Saturday 3 February 2024

It's not British, but...Claude Debussy's Études on Hyperion

Contrasted to Debussy’s Préludes and Images, the Études are hardly popular. Listeners and recital goers may have been led to believe that these “Studies” are dry, academic, and having no independent artistic worth. Listening to the present recording puts this misapprehension to rest. 

The twelve Études, L143, date from 1915, at a time when Debussy was producing a new edition of Chopin’s Studies. They were dedicated to the memory of the Polish composer. As is clear from the titles, each one addresses a particular pianistic “difficulty” of “finger gymnastics.” The first set includes the Czerny-inspired five fingers “exercise” followed by several explorations of harmonic intervals: double thirds, fourths, sixths, and octaves. The last Étude in Book One calls for eight fingers and is supposed to be played without the use of the thumb of either hand. It is a tour de force that involves rapid scales, glissandi, variable time signatures and accurate phrasing. The second book features complex chromaticism, ornamentation, repeated notes, the opposed sonorities of “light and shade,” arpeggios and massive chordal structures.

Debussy himself remarked that the Études must serve as “a useful warning to pianists not to take up the musical profession unless they have remarkable hands.” In the preface to the score, which is meant to discuss fingering, he omits any reference to this problem and suggests that “If you want a thing well done, do it yourself.”

The question that begs itself is whether these Études are suitable for the recital room or are the preserve of the conservatoire. They are challenging at every level, and, within the confines of formal exercises, they incorporate much of Debussy’s earlier piano styles including Impressionism, and his idiosyncratic used of “rhythm, harmony, tone colour and dynamics.” Debussy’s biographer, Edward Lockspeiser, has insisted that the Études are “perhaps the greatest of his piano works...representing a summary of the composer’s entire pianistic creation.”

Listening to Steven Osborne’s performance on this CD, gives a definite sense that these late piano pieces are artful rather than just an academic exercise. There is a perfect fusion of technical prowess and artistic subtlety.

As a little bonus, Osborne has recorded the six-page sketch, Étude retrouvée, also dating from 1915. It has been realised by Roy Howat. This is an early version of the eleventh study, For compound arpeggios. It has little in common with the published study, save the key of A flat, and the use of arpeggios. It abounds with Debussy-ian magic.

Pour le piano, L95, was completed in 1901. The suite consists of three numbers: Prelude, Sarabande and Toccata. Once again, he has eschewed picturesque titles in favour of something more “classical.” The central stately Sarabande was originally written in 1894, and was dedicated to Yvonne Lerolle, the daughter of the painter Henri Lerolle. It was reworked for the present suite in 1901, with the removal of “some slightly obtrusive chromaticisms.” Osborne has recorded the original Sarabande on Hyperion CDA68390. The first and final pieces reflect the harpsichord writing of the eighteenth-century composers François Couperin and Jean-Phillipe Rameau. Debussy has brought his own melodic and harmonic language, including the whole tone scale. The Prelude and the Toccata feature brilliant bravura figurations and a vibrant perpetual motion, respectively.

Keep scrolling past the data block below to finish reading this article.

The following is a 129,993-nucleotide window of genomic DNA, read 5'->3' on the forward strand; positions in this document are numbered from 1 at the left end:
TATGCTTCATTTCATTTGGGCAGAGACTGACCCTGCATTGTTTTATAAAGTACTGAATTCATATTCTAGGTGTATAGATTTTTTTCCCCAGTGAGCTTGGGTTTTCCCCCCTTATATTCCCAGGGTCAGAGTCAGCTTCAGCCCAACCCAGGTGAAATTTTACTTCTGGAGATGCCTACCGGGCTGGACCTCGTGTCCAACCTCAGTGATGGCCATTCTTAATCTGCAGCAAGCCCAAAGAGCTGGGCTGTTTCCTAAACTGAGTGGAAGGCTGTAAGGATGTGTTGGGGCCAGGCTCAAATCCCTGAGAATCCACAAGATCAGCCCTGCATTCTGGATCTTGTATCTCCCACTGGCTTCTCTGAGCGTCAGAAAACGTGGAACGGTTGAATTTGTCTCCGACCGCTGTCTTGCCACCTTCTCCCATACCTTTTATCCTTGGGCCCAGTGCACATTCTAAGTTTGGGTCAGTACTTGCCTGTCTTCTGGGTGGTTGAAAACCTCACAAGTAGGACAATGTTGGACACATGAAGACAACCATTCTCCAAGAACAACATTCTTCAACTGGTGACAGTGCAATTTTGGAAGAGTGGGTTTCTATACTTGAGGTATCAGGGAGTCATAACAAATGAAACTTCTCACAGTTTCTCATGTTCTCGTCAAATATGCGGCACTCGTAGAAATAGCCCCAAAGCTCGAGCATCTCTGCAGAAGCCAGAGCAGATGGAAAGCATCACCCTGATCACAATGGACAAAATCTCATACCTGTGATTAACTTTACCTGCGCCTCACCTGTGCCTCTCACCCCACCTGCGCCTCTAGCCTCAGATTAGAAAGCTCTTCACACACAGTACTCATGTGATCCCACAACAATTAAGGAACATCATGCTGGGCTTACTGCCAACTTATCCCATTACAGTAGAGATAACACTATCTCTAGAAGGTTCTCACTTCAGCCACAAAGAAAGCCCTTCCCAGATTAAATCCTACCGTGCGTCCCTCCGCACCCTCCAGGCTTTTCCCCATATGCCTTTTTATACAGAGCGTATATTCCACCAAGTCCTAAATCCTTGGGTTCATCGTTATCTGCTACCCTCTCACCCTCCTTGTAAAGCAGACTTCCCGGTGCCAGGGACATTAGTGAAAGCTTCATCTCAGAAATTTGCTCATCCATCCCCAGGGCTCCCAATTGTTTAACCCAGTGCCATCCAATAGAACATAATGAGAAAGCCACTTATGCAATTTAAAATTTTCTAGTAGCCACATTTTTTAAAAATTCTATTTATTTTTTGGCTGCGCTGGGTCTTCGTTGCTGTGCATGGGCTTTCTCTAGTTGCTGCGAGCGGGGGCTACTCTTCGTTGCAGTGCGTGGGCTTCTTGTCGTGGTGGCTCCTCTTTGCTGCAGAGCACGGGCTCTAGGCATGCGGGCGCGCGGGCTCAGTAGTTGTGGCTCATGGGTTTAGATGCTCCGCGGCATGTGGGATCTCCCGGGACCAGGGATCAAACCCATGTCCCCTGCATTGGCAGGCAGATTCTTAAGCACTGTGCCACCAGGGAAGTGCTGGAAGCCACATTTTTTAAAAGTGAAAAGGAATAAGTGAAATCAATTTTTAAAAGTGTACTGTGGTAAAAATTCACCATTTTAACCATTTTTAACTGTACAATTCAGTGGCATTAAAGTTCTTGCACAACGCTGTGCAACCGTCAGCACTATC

Some commentators belittle La plus que lente, L128, regarding it as “one of the least consequential of Debussy’s piano compositions.” This “slower than slow waltz” was written in 1910 and may have been intended for a projected third volume of Images. This was never fulfilled. It has an almost Poulenc-ian sense of being “half parody, half earnestness.”  Certainly, it gives the impression of having all the charm of a Parisian café waltz, imbued with a touch of Hungarian Roma flair, as well as hints of jazz.

I guess that the Berceuse héroïque, L140, is seldom played. Its full title is Berceuse héroïque pour rendre hommage a S.M. le Roi Albert 1 er Belgique et à ses soldiers. It was included in King Albert’s Book published by the Daily Telegraph in 1914. This was a tribute to the Belgian King and People “from representative men and women throughout the world.” It was designed to raise funds for the embattled nation. It included tributes by Thomas Hardy, Winston Churchill, the Archbishop of Canterbury, Arthur Rackham, and the Aga Khan. There was prose, verse, illustrations, and Debussy’s Berceuse. This is a desolate, war-weary piece, despite the attempt to include the Belgian national anthem in the middle section which does little to raise the spirits, despite a few “distant fanfares.”

The liner notes, printed in English, French and German, are devised by the French music specialist, Roger Nichols. They give a splendid insight into the pieces on this CD. There is a resume of Steven Osborne. The cover features an evocative Textile Design (c.1915) by the Scottish architect and designer, Charles Rennie Mackintosh.

Steven Osborne brings technical agility and remarkable interpretative skills to these performances. They are replete with magic, great beauty, and a sympathetic understanding. This is complimented by a vibrant recording.

Track Listing:
Claude Debussy (1862-1918)

Études L143 (1915)
Pour le piano L95 (1894-1901)
La plus que lente L128 (1910)
Berceuse héroïque L140 (1914)
Étude retrouvée (1915) (early version of L143 No.11, realised by Roy Howat, (b.1951))
Steven Osborne (piano)
rec. 4 August 2021 (Étude retrouvée), 7-9 December 2022, St Silas the Martyr, Kentish Town, London
Hyperion CDA68409
With thanks to MusicWeb International where this review was first published. 

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